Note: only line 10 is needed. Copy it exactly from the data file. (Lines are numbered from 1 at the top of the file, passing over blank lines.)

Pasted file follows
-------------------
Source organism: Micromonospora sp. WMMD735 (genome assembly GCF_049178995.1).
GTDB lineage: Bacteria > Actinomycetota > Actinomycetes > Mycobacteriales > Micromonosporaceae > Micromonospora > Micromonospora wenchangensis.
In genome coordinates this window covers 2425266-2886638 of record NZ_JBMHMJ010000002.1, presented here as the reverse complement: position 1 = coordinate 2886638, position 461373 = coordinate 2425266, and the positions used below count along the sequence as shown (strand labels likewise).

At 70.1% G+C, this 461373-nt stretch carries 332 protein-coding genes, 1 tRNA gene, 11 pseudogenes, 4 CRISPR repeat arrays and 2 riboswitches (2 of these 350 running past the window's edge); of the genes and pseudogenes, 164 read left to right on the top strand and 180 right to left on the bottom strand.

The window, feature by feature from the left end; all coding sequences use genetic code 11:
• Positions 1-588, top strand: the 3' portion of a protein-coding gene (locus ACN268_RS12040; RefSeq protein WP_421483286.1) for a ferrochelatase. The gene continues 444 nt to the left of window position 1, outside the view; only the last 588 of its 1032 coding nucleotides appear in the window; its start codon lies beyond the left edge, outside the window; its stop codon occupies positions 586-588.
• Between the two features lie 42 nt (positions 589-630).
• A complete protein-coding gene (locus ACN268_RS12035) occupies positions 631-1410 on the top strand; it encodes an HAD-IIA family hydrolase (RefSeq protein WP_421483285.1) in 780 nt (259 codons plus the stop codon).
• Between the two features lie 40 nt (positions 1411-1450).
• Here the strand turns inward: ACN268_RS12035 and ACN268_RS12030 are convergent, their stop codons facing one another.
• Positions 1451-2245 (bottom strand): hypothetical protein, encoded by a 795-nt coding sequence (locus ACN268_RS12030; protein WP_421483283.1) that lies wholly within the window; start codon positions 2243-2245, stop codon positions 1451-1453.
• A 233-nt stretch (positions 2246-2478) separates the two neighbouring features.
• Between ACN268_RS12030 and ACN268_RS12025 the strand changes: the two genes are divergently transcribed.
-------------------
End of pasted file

• Here the strand turns inward: ACN268_RS12035 and ACN268_RS12030 are convergent, their stop codons facing one another.